Physically active people had higher antibody levels if they exercised around the time of receiving the flu shot.
For people who are usually physically active, working out around the time of the flu vaccine may increase the effectiveness of the vaccine. The benefit is more pronounced if they train the muscles that are about to get tingling.
Erica Bon-Goldbaum at the University of Sydney in Australia and her colleagues combined data from seven trials to see how exercise affects the immune response to influenza vaccination. Of the 550 healthy adult participants, 382 did 15 to 50 minutes of exercise either before or after they received the flu shot. The other 168 sat motionless for an equal period of time.
The researchers collected blood samples four to six weeks after vaccination to measure antibody levels.
About 61 percent of the participants were already active, meaning they engaged in 2.5 hours of moderate physical activity per week. This group had a better immune response to the vaccine than inactive subjects, a finding that is in line with previous studies. And they got an extra boost if they exercised around the time of the vaccination: After more than a month, their antibody levels were much higher than those of people who sat idly by.
This was true only if the influenza vaccine targeted the H1 flu strain, not the H3 or B strains. Exercise had no significant effect on the antibody levels of people who were usually inactive.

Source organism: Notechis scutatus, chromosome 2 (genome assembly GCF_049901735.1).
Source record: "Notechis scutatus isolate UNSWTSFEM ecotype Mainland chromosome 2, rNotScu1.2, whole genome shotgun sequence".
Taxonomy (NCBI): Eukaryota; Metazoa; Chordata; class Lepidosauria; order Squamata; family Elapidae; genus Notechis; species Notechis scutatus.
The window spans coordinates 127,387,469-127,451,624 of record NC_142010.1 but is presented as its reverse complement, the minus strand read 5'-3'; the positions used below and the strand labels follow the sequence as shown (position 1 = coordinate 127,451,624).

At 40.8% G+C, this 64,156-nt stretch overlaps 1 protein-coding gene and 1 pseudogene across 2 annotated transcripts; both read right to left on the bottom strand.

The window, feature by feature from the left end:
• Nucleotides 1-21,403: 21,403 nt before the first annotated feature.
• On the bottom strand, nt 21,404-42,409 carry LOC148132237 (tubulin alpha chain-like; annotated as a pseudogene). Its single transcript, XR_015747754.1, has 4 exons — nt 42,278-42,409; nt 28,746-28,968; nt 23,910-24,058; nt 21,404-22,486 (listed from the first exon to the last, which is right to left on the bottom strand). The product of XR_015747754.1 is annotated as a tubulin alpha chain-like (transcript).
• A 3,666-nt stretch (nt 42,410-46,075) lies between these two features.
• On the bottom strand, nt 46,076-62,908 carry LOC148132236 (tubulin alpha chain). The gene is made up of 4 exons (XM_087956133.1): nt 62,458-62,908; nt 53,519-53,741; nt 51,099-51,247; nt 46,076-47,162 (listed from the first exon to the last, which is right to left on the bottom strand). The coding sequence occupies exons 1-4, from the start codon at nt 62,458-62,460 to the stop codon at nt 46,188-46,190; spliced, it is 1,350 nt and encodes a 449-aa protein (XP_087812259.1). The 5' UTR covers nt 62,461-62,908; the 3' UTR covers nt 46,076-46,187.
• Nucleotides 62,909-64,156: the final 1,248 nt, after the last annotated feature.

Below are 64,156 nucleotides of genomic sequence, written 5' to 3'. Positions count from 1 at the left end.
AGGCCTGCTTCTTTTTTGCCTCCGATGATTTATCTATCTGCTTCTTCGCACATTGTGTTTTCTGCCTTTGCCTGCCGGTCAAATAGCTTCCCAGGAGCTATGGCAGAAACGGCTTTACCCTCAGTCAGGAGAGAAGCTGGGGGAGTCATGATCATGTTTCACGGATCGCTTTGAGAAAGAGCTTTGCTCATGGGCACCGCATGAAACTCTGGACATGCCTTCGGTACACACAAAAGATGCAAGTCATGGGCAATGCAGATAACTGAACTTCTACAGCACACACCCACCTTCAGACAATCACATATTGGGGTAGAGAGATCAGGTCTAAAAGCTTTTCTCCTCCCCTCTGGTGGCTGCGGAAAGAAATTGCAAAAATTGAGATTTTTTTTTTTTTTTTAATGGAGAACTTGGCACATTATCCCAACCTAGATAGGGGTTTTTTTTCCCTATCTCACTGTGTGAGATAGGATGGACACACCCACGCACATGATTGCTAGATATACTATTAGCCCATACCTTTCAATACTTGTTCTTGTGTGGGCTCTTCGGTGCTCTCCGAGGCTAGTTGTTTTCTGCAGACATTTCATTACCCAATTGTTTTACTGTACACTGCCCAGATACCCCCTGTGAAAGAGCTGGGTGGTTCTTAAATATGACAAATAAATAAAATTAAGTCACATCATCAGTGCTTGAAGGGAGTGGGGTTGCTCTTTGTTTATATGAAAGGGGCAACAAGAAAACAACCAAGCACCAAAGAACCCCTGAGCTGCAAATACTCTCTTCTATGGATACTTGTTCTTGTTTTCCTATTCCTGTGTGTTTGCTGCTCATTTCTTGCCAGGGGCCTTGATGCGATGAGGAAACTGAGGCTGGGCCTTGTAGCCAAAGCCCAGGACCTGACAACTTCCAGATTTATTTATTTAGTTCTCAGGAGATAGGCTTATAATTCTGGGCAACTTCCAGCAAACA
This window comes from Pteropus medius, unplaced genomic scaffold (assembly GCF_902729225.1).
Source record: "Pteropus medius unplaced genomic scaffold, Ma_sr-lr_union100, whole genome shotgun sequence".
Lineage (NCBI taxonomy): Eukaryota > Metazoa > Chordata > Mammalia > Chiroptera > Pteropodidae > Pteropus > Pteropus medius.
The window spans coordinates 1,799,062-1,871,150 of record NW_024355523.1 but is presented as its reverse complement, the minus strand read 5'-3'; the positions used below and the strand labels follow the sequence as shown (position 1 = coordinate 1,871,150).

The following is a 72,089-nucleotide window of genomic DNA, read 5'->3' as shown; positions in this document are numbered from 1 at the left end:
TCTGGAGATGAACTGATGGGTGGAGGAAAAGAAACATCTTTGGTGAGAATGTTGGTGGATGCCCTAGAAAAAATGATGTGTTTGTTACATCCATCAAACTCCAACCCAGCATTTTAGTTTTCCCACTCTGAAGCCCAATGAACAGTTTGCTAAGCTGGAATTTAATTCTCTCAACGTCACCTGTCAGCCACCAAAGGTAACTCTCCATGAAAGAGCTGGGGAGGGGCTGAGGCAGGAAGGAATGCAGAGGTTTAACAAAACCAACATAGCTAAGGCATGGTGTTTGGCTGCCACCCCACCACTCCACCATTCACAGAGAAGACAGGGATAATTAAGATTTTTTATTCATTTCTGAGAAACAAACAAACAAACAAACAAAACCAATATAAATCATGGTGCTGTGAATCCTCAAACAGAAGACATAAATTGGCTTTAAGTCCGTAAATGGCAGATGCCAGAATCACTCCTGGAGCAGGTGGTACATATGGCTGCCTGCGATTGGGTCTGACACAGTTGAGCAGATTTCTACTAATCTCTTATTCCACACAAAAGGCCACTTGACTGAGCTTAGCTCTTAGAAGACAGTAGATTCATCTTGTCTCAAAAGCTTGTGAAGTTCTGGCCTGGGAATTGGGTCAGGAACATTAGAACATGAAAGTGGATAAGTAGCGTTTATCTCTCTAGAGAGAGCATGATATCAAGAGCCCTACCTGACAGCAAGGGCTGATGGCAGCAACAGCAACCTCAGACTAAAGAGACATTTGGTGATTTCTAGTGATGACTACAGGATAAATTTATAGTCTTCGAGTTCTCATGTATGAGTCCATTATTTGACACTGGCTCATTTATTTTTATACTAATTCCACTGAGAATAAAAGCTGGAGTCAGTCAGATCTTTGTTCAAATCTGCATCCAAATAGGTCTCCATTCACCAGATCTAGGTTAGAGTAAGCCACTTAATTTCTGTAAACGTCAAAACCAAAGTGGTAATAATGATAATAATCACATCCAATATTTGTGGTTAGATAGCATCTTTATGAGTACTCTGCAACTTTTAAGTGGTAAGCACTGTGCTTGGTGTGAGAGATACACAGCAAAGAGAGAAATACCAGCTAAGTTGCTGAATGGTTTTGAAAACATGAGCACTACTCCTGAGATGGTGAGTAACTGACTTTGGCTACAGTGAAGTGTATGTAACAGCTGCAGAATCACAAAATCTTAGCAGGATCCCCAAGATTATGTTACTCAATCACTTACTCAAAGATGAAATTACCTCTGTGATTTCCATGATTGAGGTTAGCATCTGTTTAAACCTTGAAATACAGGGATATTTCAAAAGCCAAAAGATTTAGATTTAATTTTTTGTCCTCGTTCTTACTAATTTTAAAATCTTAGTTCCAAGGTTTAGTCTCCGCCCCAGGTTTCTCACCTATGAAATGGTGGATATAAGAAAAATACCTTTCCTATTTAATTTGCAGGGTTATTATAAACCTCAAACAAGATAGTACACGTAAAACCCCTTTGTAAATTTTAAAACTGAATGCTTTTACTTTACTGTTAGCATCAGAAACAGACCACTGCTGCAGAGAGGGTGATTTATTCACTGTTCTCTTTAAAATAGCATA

"We know from many studies that if you are physically active and not obese, the antibody response to influenza and other vaccines is better," says David Nieman of Appalachian State University in North Carolina.
Exercise stimulates immune cells to circulate in the bloodstream, where they can better react to pathogens, or in this case, vaccines, Niemann says. However, this effect only lasts for a few hours, which is why consistent physical activity is the key to a strong immune response.
The physically active participants who participated in upper body resistance training prior to the vaccination had slightly higher antibody levels than those who did other exercises. According to Bohn-Goldbaum, this suggests that training the muscles near the injection site improves immune response.
"We think that exercise-induced muscle damage actually leads to activation of local danger signals that stimulate [certain immune] cells and trigger the adaptive immune response," Bohn-Goldbaum says.
PLoS One, DOI: 10.1371/journal.prone.0268625